Mentorship: It's a 2-Way Street
Mentorship can be transformational for personal and professional growth and development, but the magic that happens through the relationship between mentor and mentee is hard to define.
When envisioning a mentoring relationship, we often picture an elder passing down sage advice and solutions to a more novice soul eager to absorb these “truths” and apply them as they grow. However, we’d be remiss if we didn’t probe a little deeper; this imagery fails to recognize that, when at its best and most impactful, mentorship moves beyond a one-sided, transactional relationship and becomes an essential component of growth and development for all. This has certainly been true for participants in the Community Food Systems Mentorship Program, a national initiative led by the Wallace Center at Winrock International that builds mentoring relationships among food systems leaders across the US.
Derived from the Greek mythological character, Mentor, in Homer’s poetic epic, The Odyssey, the word “mentor” has been adopted into the English language to mean ‘someone who imparts wisdom to and shares knowledge,’ and has become synonymous to a ‘trusted counselor or guide.’ However, in a recent interview with the Wallace Center, Malik Yakini, Co-Founder and Executive Director of the Detroit Black Community Food Security Network and a mentor in the Wallace Center’s program, challenges this common definition. Yakini proposes instead that the concept of Jegna, originating in the ancient kingdom of Abyssinia (present-day Ethiopia), more accurately captures the essence of these relationships. While a Jegna can be defined as “…a person who deserves respect and honor and whose work it is to synthesize wisdom from life long experience and formulate this into a legacy for future generations.” (Source- http://www.abpsi.org/jegnaship.html) there is also an understanding inherent in the meaning that as one person receives knowledge from a Jegna, there is also a responsibility for the receiver to serve as a Jegna to pass knowledge on to others.
“While it is extremely important that we have systematic ways of passing down the knowledge and cultural memory and life experiences of people who are more experienced to those who are perhaps less experienced [, we need] to be careful not to create a hierarchy when we talk about mentorship,” Yakini cautions. “What I have found is that everybody is bringing something to the table. I can’t possibly see the world in the way that a 20-year old sees the world, because they have been shaped by different forces. That is not to say the way I see the world is better than the way a 20-year-old sees the world, it’s different.” (Listen to the full interview here.)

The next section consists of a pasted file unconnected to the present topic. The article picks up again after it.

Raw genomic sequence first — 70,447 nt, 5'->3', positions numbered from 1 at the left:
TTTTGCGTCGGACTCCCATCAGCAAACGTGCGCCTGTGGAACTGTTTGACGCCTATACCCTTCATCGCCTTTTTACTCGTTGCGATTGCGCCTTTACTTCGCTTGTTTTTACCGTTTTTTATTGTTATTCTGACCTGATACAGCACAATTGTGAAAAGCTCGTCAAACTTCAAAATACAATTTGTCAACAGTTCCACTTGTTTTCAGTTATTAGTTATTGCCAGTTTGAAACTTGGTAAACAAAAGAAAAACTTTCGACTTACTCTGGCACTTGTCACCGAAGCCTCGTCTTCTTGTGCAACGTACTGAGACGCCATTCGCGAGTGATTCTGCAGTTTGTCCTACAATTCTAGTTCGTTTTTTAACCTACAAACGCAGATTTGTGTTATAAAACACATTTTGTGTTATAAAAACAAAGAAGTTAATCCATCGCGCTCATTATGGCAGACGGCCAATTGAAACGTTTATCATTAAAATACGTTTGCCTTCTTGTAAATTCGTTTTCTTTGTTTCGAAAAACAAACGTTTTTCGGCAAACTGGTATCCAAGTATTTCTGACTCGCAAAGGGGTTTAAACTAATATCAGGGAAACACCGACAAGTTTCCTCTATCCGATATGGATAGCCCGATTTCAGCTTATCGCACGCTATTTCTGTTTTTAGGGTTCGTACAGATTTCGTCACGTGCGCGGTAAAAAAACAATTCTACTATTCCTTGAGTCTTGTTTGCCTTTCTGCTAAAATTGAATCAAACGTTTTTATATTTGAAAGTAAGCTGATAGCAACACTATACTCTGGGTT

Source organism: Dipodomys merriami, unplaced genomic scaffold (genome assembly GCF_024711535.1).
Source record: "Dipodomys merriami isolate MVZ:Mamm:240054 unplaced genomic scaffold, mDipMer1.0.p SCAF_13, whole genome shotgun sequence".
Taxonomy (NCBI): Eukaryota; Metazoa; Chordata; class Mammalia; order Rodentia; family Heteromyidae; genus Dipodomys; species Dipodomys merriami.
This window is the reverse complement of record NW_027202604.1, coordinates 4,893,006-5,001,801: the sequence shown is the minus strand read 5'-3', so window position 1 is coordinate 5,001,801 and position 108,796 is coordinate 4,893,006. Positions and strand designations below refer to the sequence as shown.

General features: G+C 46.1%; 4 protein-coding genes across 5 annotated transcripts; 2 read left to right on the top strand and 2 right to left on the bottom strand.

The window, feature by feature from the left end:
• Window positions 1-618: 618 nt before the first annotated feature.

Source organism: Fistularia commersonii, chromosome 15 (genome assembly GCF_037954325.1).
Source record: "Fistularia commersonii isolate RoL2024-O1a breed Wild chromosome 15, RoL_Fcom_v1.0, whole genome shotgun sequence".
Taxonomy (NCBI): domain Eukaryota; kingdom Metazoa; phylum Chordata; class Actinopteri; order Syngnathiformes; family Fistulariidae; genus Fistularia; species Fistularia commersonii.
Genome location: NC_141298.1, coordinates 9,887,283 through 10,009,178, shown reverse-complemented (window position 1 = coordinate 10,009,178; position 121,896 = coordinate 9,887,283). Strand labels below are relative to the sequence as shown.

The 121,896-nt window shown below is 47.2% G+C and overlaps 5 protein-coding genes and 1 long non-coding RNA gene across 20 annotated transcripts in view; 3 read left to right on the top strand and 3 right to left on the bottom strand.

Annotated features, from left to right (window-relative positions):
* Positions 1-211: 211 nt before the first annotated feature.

It is this mutually beneficial type of “mentorship” and “Jegnaship” that participants in the Wallace Center’s Food Systems Leadership Network’s Mentorship Program experience. By pairing Food Systems Leadership Network (FSLN) members with proven and seasoned leaders as thought partners to work through problems and serve as a sounding board for their ideas, individuals are supported as they navigate the complex challenges inherent in leading social change and community development initiatives.
Participants in the Wallace Center’s program have spanned the full range of organizations working on food systems from small nonprofits organizing stakeholders in one county to national and international organizations. Mentorship works for such a diverse set of organizations because it’s the connection between two people that matters. For mentees, the value is in having a regularly scheduled time with an objective, experienced peer who can help process experiences, provide perspective on their work, and guide them in developing their changemaking strategy.
Different from technical assistance, where an outside expert informs a client on how something should be done, the Community Food Systems Mentorship Program challenges mentees to discover their own solutions. As they get to know their mentees and ask the right questions, mentors draw on the mentee’s experiences, resources, and creativity to think critically, develop solutions, and envision the future. As one mentee explains, “My mentor asked thought-provoking questions that helped me discover my values, beliefs, and priorities without ever pushing ideas on me. This program has been incredibly instrumental in helping me shift to the next stage of my career.”